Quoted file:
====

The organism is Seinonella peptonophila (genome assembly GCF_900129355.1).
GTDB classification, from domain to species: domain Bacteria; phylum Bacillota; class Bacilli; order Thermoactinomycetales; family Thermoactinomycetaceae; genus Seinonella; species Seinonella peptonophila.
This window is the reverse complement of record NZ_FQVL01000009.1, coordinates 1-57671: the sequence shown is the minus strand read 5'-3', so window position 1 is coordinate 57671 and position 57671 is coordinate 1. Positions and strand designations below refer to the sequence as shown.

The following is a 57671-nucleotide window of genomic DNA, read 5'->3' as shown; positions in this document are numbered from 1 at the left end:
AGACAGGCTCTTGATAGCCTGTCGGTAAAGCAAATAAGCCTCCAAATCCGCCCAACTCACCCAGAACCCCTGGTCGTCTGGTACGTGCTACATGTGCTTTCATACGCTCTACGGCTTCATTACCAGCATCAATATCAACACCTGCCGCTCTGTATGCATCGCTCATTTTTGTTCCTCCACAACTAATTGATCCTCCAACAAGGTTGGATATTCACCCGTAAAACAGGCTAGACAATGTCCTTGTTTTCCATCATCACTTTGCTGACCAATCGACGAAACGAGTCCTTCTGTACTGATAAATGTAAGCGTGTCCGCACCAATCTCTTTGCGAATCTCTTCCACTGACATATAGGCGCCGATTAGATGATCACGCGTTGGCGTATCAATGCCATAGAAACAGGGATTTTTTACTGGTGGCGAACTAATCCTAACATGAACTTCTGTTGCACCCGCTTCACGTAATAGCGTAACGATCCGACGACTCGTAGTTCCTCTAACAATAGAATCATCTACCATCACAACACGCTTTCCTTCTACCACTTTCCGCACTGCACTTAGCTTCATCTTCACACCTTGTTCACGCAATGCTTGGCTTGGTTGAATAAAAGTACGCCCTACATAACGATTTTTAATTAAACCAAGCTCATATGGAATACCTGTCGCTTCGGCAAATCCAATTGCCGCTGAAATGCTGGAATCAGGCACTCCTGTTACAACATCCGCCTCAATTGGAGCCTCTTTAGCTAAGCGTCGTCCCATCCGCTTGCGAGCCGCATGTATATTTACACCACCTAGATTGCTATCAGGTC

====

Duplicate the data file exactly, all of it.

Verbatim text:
The organism is Seinonella peptonophila (genome assembly GCF_900129355.1).
GTDB classification, from domain to species: domain Bacteria; phylum Bacillota; class Bacilli; order Thermoactinomycetales; family Thermoactinomycetaceae; genus Seinonella; species Seinonella peptonophila.
This window is the reverse complement of record NZ_FQVL01000009.1, coordinates 1-57671: the sequence shown is the minus strand read 5'-3', so window position 1 is coordinate 57671 and position 57671 is coordinate 1. Positions and strand designations below refer to the sequence as shown.

The following is a 57671-nucleotide window of genomic DNA, read 5'->3' as shown; positions in this document are numbered from 1 at the left end:
AGACAGGCTCTTGATAGCCTGTCGGTAAAGCAAATAAGCCTCCAAATCCGCCCAACTCACCCAGAACCCCTGGTCGTCTGGTACGTGCTACATGTGCTTTCATACGCTCTACGGCTTCATTACCAGCATCAATATCAACACCTGCCGCTCTGTATGCATCGCTCATTTTTGTTCCTCCACAACTAATTGATCCTCCAACAAGGTTGGATATTCACCCGTAAAACAGGCTAGACAATGTCCTTGTTTTCCATCATCACTTTGCTGACCAATCGACGAAACGAGTCCTTCTGTACTGATAAATGTAAGCGTGTCCGCACCAATCTCTTTGCGAATCTCTTCCACTGACATATAGGCGCCGATTAGATGATCACGCGTTGGCGTATCAATGCCATAGAAACAGGGATTTTTTACTGGTGGCGAACTAATCCTAACATGAACTTCTGTTGCACCCGCTTCACGTAATAGCGTAACGATCCGACGACTCGTAGTTCCTCTAACAATAGAATCATCTACCATCACAACACGCTTTCCTTCTACCACTTTCCGCACTGCACTTAGCTTCATCTTCACACCTTGTTCACGCAATGCTTGGCTTGGTTGAATAAAAGTACGCCCTACATAACGATTTTTAATTAAACCAAGCTCATATGGAATACCTGTCGCTTCGGCAAATCCAATTGCCGCTGAAATGCTGGAATCAGGCACTCCTGTTACAACATCCGCCTCAATTGGAGCCTCTTTAGCTAAGCGTCGTCCCATCCGCTTGCGAGCCGCATGTATATTTACACCACCTAGATTGCTATCAGGTC